Phoenix Equipment Safely Completes the Asset Recovery and Demolition of a Polystyrene Plant in Pennsylvania

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A major North American petro-chemical company ceased manufacturing of a certain polystyrene product at its Pennsylvania site due to changing markets. The polystyrene plant was part of a larger site that had on-going operations. The site owner wanted to have the entire footprint of the plant removed, as well as other parts of the plant that were no longer utilized. As part of the complex removal project, Phoenix’s client also wanted to ensure it was receiving the most value for its surplus assets - the plant, equipment, and scrap resulting from the piping and structures.

Asset Recovery and Demolition of a Polystyrene Plant

Before and After

Phoenix Equipment leveraged it’s ability to purchase and resell chemical process equipment to drastically reduce the cost of the associated demolition, environmental and asbestos abatement work. Phoenix safely dismantled and rigged out at its own expense over 50 pieces of process equipment for resale, including: (5) 6,000 Gallon Stainless Steel Reactors; (1) 15,000 Gallon Stainless Steel Reactor; (2) Gala Pellet Dryers; (5) Nash Vacuum Pump Skidded Systems; (1) 135 Cu. Ft. Stainless Steel Ribbon Blender and Dozens of Shell & Tube Heat Exchangers and Stainless Pressure Vessels & Tanks.

The experienced team of petrochemical dismantlement and demolition experts safely completed the entire project in just over eight (8) months. Performing such work within an active plant required an acute attention to detail and highlights their safety record and ability to perform highly complex projects.

Prior to dismantling the plant and several other areas within the larger remaining operational site, Phoenix had to perform the asbestos abatement in various areas (work was subcontracted to a licensed abatement company); line break and remove Maleic Anhydride and Styrene from piping after developing safe and cost efficient methodologies to accomplish the removals; and removal and packaging of “Universal Waste” (i.e. fluorescent tubes, ballast, transformer and equipment oils, etc.).

Besides some of the routine challenges encountered while performing dismantlement and demolition operations within active remaining plants, Phoenix had two major areas of concern that required extensive planning and expertise.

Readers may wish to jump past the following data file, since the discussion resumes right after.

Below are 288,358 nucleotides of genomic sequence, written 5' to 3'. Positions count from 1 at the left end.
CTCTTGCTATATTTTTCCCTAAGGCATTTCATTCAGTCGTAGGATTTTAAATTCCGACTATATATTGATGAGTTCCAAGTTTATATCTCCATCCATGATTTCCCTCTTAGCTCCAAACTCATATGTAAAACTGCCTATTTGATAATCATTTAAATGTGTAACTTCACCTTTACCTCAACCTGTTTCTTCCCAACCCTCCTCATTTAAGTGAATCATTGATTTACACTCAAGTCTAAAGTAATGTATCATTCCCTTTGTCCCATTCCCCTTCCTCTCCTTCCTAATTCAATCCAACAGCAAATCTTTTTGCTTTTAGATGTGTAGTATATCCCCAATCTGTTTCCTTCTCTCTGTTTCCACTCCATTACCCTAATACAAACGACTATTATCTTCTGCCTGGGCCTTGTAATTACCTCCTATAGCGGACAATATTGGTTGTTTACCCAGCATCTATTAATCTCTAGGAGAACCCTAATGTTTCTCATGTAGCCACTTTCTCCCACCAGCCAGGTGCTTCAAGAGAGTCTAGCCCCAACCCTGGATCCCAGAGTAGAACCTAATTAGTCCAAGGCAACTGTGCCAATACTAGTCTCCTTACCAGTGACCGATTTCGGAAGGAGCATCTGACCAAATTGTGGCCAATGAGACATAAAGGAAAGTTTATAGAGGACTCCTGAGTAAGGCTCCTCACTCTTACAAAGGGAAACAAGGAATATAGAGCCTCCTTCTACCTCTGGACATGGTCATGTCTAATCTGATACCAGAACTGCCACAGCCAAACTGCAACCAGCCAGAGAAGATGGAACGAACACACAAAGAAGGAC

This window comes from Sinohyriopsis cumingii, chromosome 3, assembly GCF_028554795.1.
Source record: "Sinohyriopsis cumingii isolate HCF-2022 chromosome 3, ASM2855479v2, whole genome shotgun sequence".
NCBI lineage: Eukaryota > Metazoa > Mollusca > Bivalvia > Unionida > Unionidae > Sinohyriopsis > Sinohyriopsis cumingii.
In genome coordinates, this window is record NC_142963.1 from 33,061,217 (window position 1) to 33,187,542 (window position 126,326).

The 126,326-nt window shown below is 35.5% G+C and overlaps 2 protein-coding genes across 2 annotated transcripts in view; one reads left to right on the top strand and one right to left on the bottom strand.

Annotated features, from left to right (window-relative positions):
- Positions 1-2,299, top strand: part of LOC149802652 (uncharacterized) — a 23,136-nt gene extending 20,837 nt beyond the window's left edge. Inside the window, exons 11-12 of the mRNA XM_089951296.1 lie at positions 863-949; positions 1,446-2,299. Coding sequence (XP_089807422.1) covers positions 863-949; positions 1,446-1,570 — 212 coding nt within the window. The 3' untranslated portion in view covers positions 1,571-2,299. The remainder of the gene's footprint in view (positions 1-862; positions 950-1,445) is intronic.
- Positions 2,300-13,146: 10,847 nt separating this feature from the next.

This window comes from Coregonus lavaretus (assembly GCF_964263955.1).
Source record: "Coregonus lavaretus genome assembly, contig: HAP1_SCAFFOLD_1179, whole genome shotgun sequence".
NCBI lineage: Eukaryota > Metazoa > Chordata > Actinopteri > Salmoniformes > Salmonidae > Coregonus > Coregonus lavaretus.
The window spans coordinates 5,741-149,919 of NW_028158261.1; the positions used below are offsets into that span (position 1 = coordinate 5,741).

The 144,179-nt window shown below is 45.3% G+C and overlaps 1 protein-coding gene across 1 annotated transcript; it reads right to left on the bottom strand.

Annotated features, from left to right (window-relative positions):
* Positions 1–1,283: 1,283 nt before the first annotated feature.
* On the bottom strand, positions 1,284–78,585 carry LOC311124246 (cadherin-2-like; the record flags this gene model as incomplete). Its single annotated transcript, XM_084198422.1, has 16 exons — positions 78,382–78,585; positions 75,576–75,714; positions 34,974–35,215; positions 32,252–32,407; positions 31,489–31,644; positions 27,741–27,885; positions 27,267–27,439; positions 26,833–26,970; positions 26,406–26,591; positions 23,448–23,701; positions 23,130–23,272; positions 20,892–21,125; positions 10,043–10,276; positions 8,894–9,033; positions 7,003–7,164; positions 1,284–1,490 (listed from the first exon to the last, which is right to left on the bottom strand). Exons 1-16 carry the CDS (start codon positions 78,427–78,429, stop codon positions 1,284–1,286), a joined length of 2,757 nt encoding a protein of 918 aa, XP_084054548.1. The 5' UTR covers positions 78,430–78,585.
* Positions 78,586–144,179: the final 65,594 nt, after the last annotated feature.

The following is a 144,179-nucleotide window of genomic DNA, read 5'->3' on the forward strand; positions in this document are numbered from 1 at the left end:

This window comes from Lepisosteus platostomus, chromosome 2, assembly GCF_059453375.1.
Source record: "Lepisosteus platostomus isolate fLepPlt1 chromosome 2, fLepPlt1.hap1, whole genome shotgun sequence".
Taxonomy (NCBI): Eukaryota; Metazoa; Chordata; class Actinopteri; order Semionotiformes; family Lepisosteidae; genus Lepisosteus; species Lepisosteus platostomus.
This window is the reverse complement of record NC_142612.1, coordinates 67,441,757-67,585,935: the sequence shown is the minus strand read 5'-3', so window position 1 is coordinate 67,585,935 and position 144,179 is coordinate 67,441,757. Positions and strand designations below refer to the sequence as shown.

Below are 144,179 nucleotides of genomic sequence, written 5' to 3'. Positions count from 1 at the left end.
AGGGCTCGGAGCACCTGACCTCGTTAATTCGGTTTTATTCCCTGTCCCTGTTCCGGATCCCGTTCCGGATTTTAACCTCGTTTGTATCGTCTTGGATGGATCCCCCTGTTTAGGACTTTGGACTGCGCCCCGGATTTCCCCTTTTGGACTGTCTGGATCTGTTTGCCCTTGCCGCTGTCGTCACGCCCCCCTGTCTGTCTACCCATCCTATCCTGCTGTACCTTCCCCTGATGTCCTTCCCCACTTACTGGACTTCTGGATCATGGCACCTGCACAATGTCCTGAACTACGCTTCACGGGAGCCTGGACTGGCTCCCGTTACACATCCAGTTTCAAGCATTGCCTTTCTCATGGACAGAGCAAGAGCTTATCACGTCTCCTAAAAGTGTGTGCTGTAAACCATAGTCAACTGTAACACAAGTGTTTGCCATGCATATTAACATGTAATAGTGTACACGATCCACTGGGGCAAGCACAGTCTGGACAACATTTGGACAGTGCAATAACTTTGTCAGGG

The first area involved taking down a 110’0” high main process building which had a party wall with a remaining one (1) story warehouse. The process building’s elevator was located within the remaining warehouse, passing thru the warehouse’s roof to service the process building. Phoenix personnel used a 150 Ton crane to lift off the elevator structure and the upper portions of the process building, utilizing a manlift with a 125’0” high working platform for personnel to make cuts for the removals.

The second major challenge entailed the removal of a deteriorated 135’0” high steel water tower. The tower was located near two elevated pipe bridges and an active office building, leaving only a 60’0” wide corridor for the tower’s removal. The crew first had to cable portions of the weakened tower together prior to using a 300 Ton crane for the actual lift. The crew utilized a manlift with a 162’0” working platform.

The crew of 12 utilized a 450 Daewoo excavator equipped with a grapple, a Komatsu PC300 excavator equipped with a shear, 75 ton Grove mobile crane, three (3) 843 Bobcats, a forklift and a lull to demolish the plant and other areas without an incident. Phoenix also crushed the masonry materials created by the work to 2” minus and spread the material over the site, which alleviated the need to import gravel and saved our client substantial amount of money.

Phoenix completed the entire project on time and on budget, and most importantly without any safety incidents.

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Jesse Spector
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